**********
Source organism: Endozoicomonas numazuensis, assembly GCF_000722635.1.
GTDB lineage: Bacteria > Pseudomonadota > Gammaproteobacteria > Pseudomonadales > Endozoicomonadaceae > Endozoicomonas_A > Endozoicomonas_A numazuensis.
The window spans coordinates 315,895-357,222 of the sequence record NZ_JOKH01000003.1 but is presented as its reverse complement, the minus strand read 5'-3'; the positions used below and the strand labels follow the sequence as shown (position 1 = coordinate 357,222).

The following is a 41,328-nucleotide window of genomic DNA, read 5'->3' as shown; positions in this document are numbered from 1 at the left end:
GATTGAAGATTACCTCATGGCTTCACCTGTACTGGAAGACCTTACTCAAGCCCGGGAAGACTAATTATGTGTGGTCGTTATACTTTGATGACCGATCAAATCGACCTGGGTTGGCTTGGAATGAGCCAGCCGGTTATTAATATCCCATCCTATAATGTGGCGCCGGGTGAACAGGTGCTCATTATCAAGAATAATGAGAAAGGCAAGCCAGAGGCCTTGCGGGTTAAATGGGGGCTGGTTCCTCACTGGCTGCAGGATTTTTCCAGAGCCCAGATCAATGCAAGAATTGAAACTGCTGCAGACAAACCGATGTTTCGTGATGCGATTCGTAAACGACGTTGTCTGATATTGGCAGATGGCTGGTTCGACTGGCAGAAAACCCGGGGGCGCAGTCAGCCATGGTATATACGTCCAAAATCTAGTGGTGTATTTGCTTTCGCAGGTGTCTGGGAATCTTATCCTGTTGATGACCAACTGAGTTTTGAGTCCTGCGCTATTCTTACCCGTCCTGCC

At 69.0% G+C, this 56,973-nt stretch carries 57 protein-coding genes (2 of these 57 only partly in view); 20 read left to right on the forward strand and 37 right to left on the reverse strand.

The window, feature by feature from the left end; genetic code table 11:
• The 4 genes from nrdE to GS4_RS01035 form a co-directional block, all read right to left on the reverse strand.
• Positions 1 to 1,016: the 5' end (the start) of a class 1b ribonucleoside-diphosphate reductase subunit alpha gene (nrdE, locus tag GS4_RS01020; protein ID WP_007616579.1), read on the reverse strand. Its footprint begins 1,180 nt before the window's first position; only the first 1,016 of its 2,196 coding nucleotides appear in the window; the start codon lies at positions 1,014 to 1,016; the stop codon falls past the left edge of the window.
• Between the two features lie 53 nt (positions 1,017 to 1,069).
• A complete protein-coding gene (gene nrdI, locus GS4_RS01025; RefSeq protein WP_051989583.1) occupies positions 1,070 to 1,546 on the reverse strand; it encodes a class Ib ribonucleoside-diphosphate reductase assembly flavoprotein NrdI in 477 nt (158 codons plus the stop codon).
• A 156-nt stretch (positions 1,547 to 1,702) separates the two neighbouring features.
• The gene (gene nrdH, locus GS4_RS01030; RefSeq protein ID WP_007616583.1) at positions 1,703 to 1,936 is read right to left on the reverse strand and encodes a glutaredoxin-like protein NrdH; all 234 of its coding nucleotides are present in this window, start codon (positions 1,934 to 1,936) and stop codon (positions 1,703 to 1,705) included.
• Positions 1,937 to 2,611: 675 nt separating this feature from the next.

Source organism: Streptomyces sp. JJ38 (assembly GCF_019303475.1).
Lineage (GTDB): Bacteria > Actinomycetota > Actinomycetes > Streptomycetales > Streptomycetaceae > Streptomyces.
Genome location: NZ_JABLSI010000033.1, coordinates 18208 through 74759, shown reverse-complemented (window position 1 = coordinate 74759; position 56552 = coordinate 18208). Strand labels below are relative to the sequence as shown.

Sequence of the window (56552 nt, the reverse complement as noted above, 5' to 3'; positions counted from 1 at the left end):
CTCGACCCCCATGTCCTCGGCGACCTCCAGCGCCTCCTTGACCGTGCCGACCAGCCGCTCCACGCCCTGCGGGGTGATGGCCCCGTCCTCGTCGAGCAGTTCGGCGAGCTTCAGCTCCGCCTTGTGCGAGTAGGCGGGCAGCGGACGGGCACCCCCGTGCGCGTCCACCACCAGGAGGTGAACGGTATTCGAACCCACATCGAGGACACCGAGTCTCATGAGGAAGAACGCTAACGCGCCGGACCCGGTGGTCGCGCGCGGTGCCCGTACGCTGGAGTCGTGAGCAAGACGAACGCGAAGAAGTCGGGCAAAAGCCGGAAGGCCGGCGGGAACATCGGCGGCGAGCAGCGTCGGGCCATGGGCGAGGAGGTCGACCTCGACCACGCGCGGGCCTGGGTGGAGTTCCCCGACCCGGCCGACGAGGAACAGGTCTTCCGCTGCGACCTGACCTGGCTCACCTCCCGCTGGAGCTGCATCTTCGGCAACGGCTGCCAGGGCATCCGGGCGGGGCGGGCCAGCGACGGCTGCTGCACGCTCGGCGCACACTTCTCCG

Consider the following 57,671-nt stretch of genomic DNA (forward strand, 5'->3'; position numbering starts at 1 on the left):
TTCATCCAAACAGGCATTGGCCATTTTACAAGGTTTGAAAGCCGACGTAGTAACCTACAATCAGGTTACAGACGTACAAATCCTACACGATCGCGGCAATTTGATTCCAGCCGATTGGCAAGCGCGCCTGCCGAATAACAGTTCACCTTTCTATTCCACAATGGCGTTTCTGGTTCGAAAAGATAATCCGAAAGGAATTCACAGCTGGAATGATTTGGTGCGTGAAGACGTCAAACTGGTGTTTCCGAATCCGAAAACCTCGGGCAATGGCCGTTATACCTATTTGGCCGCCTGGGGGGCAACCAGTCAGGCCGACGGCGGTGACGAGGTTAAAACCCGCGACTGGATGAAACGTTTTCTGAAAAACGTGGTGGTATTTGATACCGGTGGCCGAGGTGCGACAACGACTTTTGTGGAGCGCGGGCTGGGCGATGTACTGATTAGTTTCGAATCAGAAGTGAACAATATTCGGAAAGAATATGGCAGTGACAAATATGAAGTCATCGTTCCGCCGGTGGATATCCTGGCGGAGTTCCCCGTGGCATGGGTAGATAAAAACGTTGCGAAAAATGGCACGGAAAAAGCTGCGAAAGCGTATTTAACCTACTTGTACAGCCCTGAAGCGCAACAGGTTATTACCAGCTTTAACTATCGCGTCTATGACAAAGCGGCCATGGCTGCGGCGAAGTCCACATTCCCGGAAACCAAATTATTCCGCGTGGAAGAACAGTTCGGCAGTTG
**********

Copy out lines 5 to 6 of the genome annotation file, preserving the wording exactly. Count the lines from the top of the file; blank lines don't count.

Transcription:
GATTGAAGATTACCTCATGGCTTCACCTGTACTGGAAGACCTTACTCAAGCCCGGGAAGACTAATTATGTGTGGTCGTTATACTTTGATGACCGATCAAATCGACCTGGGTTGGCTTGGAATGAGCCAGCCGGTTATTAATATCCCATCCTATAATGTGGCGCCGGGTGAACAGGTGCTCATTATCAAGAATAATGAGAAAGGCAAGCCAGAGGCCTTGCGGGTTAAATGGGGGCTGGTTCCTCACTGGCTGCAGGATTTTTCCAGAGCCCAGATCAATGCAAGAATTGAAACTGCTGCAGACAAACCGATGTTTCGTGATGCGATTCGTAAACGACGTTGTCTGATATTGGCAGATGGCTGGTTCGACTGGCAGAAAACCCGGGGGCGCAGTCAGCCATGGTATATACGTCCAAAATCTAGTGGTGTATTTGCTTTCGCAGGTGTCTGGGAATCTTATCCTGTTGATGACCAACTGAGTTTTGAGTCCTGCGCTATTCTTACCCGTCCTGCC

At 69.0% G+C, this 56,973-nt stretch carries 57 protein-coding genes (2 of these 57 only partly in view); 20 read left to right on the forward strand and 37 right to left on the reverse strand.